A hue and cry has risen against Indiana since Governor Mike Pence signed the state’s Religious Freedom Restoration Act, which exempts individuals from laws that conflict with their sincerely held religious beliefs. Critics say it amounts to legalizing discrimination against homosexuals. Pence called that claim “a smear” and insists the law merely reiterates the federal Religious Freedom Restoration Act of 1993. In the interview with George Stephanopoulos above, however, the governor refused to say whether it would be legal for a Christian florist in Indiana to refuse to serve a gay wedding.1 He refused repeatedly. Stephanopoulos’s vain attempt to get him to answer yes or no begins around 1:25 and continues for four minutes, during which Pence hedges like a damn juniper. He simply will not say whether Indiana’s bill legalizes discrimination.
“Tolerance is a two-way street,” Pence keeps saying, decrying the “avalanche of intolerance” that has fallen on his state as a result of this law. It’s almost as if he passed one law to mollify his constituents in Indiana and now must present it as another law on a national stage.
Yesterday in the comments section, Attempt astutely pointed out the congruency between Indiana’s Religious Freedom Restoration Act and the federal one. The federal RFRA was passed to protect the rights of religious minorities whose rituals and restrictions contradict the law: specifically, American Indians who use peyote in religious ceremonies and Muslim inmates of federal prisons who want to keep beards. These classic cases involved members of minority religions whose practices were substantially burdened by laws and regulations in which the government did not have a compelling interest.
There are three substantive differences between the federal RFRA as it was originally intended and the Indiana RFRA as it might potentially be applied:
- Christianity is not a minority religion. The sponsors and supporters of the Indiana law are overwhelmingly Christian, and Pence’s references to “people and families of faith” somehow do not bring to mind mescaline-eating in the Native American Church. Contemporary political rhetoric is a language of dog whistles and insinuation, but the cases Pence cites in his interview all involved Christians, and the general consensus seems to be that the Indiana RFRA is for them.
- No central element of Christian practice is prohibited under Indiana or federal law. Peyote is illegal, and in some states you can’t grow a beard in prison. Drinking a little wine without ID, eating fish on Friday and wearing pleated Dockers are all legal in Indiana. It’s difficult to say what religious freedoms Indiana’s RFRA is restoring.
- There is no Indiana law prohibiting discrimination against gay people. The federal RFRA is balanced by laws protecting homosexuals, and explicitly does not apply in those cases. Indiana has no such laws. In the Stephanopoulos interview, Pence says he won’t make gays a protected class.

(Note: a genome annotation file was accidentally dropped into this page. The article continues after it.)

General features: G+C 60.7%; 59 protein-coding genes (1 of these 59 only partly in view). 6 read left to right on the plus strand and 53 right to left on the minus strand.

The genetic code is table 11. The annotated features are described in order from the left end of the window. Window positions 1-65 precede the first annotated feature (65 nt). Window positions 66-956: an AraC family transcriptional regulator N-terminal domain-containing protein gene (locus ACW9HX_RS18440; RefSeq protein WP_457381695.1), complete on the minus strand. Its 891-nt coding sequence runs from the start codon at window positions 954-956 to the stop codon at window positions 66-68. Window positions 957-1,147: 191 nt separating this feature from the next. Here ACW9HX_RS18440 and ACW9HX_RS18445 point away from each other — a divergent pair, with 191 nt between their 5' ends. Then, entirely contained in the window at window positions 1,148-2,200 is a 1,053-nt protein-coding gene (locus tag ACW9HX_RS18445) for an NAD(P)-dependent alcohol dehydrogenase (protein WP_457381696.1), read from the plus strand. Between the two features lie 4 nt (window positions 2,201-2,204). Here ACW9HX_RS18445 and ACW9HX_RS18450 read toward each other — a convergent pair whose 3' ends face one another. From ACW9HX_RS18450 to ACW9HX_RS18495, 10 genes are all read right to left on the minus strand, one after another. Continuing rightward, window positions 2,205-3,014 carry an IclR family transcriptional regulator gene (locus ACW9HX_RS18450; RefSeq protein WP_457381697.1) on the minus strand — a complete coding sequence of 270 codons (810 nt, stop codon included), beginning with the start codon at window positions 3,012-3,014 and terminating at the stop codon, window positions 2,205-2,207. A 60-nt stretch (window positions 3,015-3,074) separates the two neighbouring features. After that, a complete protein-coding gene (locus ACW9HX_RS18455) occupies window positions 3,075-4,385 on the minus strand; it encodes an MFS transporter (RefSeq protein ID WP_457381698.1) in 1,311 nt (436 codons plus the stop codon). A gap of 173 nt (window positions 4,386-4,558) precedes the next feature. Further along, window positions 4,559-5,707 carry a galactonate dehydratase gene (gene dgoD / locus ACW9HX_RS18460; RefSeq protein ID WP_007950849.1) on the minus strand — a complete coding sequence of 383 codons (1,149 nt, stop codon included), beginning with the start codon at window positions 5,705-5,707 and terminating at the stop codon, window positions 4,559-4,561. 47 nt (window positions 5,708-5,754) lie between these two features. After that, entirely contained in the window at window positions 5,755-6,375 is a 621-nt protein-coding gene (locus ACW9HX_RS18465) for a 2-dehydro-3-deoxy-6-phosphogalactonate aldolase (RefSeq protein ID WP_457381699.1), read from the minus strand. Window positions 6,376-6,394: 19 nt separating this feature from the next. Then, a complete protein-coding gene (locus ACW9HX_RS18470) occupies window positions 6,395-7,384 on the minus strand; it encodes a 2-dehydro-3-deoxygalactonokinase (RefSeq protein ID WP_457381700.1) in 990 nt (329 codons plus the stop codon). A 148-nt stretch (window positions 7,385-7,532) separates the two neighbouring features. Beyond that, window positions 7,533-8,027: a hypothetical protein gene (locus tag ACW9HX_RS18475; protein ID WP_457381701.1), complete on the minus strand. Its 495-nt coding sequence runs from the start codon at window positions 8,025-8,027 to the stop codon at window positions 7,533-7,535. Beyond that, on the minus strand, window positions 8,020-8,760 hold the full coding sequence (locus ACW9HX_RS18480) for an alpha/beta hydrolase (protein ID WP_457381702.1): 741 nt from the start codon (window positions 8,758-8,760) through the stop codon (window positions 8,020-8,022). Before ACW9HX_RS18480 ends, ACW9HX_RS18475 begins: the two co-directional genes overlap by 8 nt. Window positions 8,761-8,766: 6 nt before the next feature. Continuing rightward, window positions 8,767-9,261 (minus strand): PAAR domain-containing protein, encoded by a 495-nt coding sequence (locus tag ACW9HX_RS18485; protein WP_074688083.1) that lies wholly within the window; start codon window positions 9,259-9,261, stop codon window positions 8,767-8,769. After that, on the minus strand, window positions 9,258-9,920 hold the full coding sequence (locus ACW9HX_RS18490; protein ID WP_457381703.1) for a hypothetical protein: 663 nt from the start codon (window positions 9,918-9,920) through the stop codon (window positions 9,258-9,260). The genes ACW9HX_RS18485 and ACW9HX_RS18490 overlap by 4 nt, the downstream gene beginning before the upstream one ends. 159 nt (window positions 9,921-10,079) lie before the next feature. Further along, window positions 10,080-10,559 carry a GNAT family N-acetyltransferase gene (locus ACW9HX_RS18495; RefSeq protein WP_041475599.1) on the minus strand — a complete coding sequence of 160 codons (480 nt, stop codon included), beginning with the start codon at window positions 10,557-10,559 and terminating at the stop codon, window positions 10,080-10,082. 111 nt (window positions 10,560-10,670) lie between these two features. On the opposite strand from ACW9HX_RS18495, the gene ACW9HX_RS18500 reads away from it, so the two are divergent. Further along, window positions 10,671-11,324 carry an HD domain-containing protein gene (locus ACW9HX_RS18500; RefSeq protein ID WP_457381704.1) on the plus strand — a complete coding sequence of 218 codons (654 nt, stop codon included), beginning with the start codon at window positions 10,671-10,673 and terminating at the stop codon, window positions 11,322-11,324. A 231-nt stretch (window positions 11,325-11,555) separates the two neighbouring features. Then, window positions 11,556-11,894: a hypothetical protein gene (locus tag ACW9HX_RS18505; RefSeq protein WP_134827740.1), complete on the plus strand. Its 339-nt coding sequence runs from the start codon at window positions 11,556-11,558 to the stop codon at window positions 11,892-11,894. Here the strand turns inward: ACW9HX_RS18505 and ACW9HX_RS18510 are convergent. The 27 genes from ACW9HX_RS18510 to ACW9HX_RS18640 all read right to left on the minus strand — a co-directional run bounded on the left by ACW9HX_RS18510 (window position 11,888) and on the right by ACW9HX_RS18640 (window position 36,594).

That’s a question he was happy to answer. His dogged refusal to say whether the Indiana RFRA would make it legal for businesses to refuse services to homosexuals, raises only two possibilities.
It’s possible that national consensus is right, and Indiana’s RFRA is designed to legalize discrimination under the extremely questionable aegis of religious freedom. Being a dick to gay people hardly seems like a central element of Christian practice, but in the self-pitying narrative of contemporary conservatism, I guess it is. Pence doesn’t want to admit that he legalized discrimination in his state because he is a probable candidate for the presidency in 2016.
It’s also possible that Pence thinks of the RFRA as an empty gesture toward Christian conservatives—a formal declaration that Indiana thinks religion is very important, accompanied by the implicit reassurance that yes, life is hard for Americans who love Jesus. In this admittedly cynical interpretation, Pence is surprised by the national backlash because politicians pass empty laws restoring freedom to people who are in no danger of losing it all the time. He just doesn’t want to admit that on national television.
Neither of these scenarios is welcome, of course, because they both involve mendacity. I guess I would rather Pence pander to Christian bigots than make concrete plans to execute actual bigotry, but I would prefer he do neither. Like the argument that “tolerance is a two-way street,” Indiana’s RFRA ignores the difference between a majority and a minority to a degree that is intellectually dishonest. Let’s hope it’s the ordinary, pandering kind of dishonesty and not a crooked plan.